Join 3,557 readers in helping fund MetaFilter (Hide)


Grifters, unite!
July 31, 2011 2:02 PM   Subscribe

Cash WinFall, or how to turn the lottey into a real moneymaker. In Massachusetts, one state-sponsored lottery has become a game you can't lose....if you know the trick. A tale of math, grinding and grifting in the Boston Globe.
posted by Diablevert (47 comments total) 15 users marked this as a favorite

 
This is interesting, but the Globe wanted me to log in after 3 out of 4 pages…sadness.
posted by silby at 2:14 PM on July 31, 2011 [2 favorites]


I hit single-page view and was able to read the whole thing. Interesting story.
posted by word_virus at 2:16 PM on July 31, 2011 [1 favorite]


Grifting? It sounds all legal to me. Having mathematics on your side.
posted by ericb at 2:20 PM on July 31, 2011 [5 favorites]


Single-page view.
posted by ericb at 2:21 PM on July 31, 2011 [1 favorite]


Yeah, I don't see any grifting here. No one is being deceived, everyone (including lottery officials) agrees that the system is functioning as it was designed to function.
posted by mr_roboto at 2:28 PM on July 31, 2011 [4 favorites]


Basic advantage play strategy; they are playing smart within the rules. Similar strategy at casino tournament games helped pay off my house back in the 1990's. The article reflects a basic failure to understand the logic of positive EV play, which the savvy player knows does not have to be successful every single time to be successful overall.
posted by localroger at 2:30 PM on July 31, 2011 [1 favorite]


"But the Selbees, who run a gambling company called GS Investment Strategies ... This year’s second-leading Cash WinFall winner - his Random Strategies Investments has cashed in more than 500 winning tickets worth a total of $765,168 so far ... Today, he is the general partner in a company called Tong’s Fortunelot Limited Partnership, which has cashed in the third-most winning tickets this year."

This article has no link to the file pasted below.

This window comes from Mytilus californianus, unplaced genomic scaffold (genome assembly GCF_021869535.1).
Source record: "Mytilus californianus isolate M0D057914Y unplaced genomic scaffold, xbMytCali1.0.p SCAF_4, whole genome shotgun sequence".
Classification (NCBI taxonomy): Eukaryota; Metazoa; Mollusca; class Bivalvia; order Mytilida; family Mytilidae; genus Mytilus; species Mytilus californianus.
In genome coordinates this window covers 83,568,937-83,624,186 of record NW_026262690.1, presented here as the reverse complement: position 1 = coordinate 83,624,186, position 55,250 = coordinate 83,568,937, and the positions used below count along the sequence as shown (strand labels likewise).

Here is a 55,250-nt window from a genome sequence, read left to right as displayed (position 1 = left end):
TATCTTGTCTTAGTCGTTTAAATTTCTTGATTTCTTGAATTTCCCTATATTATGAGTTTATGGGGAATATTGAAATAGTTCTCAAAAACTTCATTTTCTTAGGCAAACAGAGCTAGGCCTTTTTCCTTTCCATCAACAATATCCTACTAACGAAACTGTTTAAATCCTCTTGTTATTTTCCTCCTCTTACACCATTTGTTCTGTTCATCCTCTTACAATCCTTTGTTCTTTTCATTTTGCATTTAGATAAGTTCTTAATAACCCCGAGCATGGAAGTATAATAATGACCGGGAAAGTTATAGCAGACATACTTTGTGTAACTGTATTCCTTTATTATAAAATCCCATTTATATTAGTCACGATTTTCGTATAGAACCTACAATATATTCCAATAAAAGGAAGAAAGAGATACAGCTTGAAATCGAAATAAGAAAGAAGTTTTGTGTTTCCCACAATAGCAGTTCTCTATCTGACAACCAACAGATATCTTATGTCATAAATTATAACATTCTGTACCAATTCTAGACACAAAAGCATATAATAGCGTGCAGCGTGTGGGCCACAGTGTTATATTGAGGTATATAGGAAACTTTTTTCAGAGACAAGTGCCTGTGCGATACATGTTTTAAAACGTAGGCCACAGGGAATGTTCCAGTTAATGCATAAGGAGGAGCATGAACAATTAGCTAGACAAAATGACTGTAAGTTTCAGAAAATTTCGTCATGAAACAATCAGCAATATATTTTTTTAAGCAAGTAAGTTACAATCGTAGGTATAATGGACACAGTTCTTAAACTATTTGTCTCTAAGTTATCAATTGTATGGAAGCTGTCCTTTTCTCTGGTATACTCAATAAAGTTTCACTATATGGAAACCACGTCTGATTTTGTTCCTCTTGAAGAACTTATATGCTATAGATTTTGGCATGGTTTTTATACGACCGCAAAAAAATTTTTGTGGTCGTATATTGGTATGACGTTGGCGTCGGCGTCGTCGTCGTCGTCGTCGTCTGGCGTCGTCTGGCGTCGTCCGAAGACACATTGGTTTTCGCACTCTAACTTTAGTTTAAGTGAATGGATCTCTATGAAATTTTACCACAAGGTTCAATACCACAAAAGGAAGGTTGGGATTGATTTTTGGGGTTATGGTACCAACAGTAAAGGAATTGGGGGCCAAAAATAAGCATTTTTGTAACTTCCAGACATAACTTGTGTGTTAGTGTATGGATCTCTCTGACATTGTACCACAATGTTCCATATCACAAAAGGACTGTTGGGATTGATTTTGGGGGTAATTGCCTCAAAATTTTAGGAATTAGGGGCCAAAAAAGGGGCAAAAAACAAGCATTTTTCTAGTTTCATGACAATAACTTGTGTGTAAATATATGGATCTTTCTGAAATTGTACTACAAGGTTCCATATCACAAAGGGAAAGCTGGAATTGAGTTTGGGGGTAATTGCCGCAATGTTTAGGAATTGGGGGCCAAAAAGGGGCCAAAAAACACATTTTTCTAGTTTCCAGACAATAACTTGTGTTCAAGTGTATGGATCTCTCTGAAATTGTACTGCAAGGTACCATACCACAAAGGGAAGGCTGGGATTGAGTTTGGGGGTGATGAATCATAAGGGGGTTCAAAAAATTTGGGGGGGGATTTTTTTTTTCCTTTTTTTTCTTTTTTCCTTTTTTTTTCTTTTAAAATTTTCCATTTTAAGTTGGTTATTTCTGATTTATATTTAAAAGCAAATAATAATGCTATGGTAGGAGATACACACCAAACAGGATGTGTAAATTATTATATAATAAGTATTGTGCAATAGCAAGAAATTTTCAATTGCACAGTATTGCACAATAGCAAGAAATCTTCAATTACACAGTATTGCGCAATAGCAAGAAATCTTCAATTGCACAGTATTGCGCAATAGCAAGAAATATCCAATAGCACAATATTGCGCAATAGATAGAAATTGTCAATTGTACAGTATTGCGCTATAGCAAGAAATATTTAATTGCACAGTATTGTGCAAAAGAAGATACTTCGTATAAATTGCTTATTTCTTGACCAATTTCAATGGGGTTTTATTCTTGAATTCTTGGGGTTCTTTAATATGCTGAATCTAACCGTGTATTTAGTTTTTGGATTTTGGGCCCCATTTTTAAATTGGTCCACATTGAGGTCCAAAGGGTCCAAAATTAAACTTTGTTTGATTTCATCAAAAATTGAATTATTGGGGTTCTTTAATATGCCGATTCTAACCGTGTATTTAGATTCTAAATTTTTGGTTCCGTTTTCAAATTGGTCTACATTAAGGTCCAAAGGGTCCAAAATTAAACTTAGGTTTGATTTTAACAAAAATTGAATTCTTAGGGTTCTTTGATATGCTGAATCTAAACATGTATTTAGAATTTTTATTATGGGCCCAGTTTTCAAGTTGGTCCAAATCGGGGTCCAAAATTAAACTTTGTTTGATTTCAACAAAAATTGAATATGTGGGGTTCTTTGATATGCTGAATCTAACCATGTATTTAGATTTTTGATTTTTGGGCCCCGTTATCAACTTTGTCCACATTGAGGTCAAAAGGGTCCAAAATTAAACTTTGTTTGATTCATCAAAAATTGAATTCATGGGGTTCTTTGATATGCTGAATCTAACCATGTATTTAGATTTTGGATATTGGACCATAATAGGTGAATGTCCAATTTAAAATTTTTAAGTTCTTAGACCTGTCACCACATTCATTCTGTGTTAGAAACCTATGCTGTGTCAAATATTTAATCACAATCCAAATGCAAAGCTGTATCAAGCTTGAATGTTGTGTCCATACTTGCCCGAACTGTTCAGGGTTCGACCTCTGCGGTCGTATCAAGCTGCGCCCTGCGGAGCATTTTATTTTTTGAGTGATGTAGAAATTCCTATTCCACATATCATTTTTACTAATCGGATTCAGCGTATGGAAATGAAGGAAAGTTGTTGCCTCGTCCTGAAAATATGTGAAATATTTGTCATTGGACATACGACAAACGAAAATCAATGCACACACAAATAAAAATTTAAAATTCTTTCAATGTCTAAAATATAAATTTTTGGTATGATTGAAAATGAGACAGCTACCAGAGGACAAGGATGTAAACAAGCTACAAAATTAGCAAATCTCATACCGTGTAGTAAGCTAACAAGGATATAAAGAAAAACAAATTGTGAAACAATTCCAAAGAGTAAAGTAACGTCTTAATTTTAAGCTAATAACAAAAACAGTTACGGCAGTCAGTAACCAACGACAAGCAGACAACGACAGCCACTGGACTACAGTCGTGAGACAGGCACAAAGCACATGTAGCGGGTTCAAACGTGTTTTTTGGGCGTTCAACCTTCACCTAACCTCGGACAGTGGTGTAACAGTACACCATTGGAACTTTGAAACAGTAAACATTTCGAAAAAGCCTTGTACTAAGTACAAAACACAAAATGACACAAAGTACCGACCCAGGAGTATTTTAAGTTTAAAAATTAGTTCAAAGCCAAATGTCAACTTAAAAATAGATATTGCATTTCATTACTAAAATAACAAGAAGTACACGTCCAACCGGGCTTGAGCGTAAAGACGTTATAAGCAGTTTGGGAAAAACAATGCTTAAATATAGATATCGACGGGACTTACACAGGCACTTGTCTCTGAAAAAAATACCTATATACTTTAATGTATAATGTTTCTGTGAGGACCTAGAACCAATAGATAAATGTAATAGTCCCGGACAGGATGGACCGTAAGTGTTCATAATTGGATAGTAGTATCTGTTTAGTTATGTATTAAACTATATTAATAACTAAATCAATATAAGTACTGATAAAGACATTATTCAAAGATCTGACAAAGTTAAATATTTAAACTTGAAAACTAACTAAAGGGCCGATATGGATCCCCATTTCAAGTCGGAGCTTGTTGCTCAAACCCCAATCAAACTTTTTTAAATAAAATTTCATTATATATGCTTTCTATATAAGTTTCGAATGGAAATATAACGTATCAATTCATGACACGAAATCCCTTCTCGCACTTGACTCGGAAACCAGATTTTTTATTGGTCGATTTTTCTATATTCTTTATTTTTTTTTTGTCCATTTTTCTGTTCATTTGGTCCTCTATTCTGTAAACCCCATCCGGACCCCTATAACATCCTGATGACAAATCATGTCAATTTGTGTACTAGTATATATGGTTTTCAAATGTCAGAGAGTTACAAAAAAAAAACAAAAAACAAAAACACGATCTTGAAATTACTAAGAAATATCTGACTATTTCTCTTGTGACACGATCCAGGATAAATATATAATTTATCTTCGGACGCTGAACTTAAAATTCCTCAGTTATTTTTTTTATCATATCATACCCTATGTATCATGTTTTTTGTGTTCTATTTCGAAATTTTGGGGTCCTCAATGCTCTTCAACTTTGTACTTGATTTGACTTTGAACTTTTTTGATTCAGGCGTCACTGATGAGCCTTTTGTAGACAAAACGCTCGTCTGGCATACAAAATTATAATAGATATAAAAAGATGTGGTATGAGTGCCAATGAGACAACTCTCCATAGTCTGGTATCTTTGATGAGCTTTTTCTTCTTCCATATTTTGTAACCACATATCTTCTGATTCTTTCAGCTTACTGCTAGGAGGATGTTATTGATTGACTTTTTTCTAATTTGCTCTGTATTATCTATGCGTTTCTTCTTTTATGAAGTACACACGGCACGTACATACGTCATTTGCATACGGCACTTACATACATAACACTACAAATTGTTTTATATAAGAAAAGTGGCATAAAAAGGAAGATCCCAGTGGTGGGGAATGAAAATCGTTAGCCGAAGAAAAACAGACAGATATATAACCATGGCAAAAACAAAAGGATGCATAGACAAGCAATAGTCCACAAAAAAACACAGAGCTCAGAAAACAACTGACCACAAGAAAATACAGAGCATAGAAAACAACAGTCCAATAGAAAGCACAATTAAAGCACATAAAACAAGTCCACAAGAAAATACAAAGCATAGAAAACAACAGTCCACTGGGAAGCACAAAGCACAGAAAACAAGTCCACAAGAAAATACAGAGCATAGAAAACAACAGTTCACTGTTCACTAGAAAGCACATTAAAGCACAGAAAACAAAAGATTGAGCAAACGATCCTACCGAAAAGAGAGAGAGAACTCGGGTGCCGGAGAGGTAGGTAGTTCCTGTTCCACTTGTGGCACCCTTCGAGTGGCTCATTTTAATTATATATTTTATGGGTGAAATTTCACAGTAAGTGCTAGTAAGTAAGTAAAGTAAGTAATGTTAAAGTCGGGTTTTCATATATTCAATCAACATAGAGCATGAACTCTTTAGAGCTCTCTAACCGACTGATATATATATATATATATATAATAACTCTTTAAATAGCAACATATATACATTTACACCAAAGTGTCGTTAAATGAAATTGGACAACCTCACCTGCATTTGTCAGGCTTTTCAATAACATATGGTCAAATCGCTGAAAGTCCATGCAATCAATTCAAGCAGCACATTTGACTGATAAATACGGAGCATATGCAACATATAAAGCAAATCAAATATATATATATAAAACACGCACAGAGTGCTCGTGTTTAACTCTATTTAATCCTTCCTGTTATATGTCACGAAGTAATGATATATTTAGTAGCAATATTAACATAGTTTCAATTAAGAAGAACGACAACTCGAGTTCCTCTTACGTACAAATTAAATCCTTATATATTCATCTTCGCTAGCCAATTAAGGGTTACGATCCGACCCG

Some may be surprised and not familiar with the fact that there are legitimate gambling (aka gaming) companies (and venture funds) which focus on making returns from various gambling enterprises: e.g. casinos, lotteries, etc.

I have a friend who has had a series of companies which send in players (whom they have trained) to play various casino games. They've worked out systems to 'beat the house' every day/night -- racking up profits over time. Think of MIT's Blackjack Team, Bringing Down the House (written by Ben Mezrich) and the 2008 film '21.'

Card counting is totally legal in the U.S., but casinos are free to ban anyone they suspect of the practice, because the casino is private property, and the owner can decide who is allowed to enter their premises and play. That's why some casino gaming companies manage the timing of their winnings, so as not raise 'red flags' and get noticed ... and 'bank' profits over periods of time.
posted by ericb at 2:41 PM on July 31, 2011


Grifters, unite!

Mathematicians Unite! -- FTFY.
posted by ericb at 2:42 PM on July 31, 2011 [2 favorites]


"One thing is certain, however: The players who invest big money in Cash WinFall do not want to talk about it, refusing to discuss the game or explain the secret of their success. Mark Fettig of Tennessee, one of the top 10 winners during the May rolldown week, urged the Globe not to write a story at all, saying 'it would be immoral’' to attract more people to Cash WinFall and potentially dilute the winnings of current players."
Gotta love it! Trying to psych out others who might 'enter the game' and add more competition to the system!
posted by ericb at 2:45 PM on July 31, 2011 [1 favorite]


I'm surprised that it's so easy to buy massive blocks of tickets. I'm getting the registration page on the article now so I can't see if it's mentioned, but is it possible to just say "give me every ticket from x to y"? Do they actually walk out of the store with a wheelbarrow full of tickets and manually check them all, or is it all done online?

Also, relevant recent smbc.
posted by lucidium at 2:48 PM on July 31, 2011 [2 favorites]


My concern that this is a lottery smart people win is far overshadowed by the fact that this is a lottery that rich people win. A virtually guaranteed return on a 200K investment sounds a lot like a shady investment scheme.
posted by lesli212 at 2:48 PM on July 31, 2011 [3 favorites]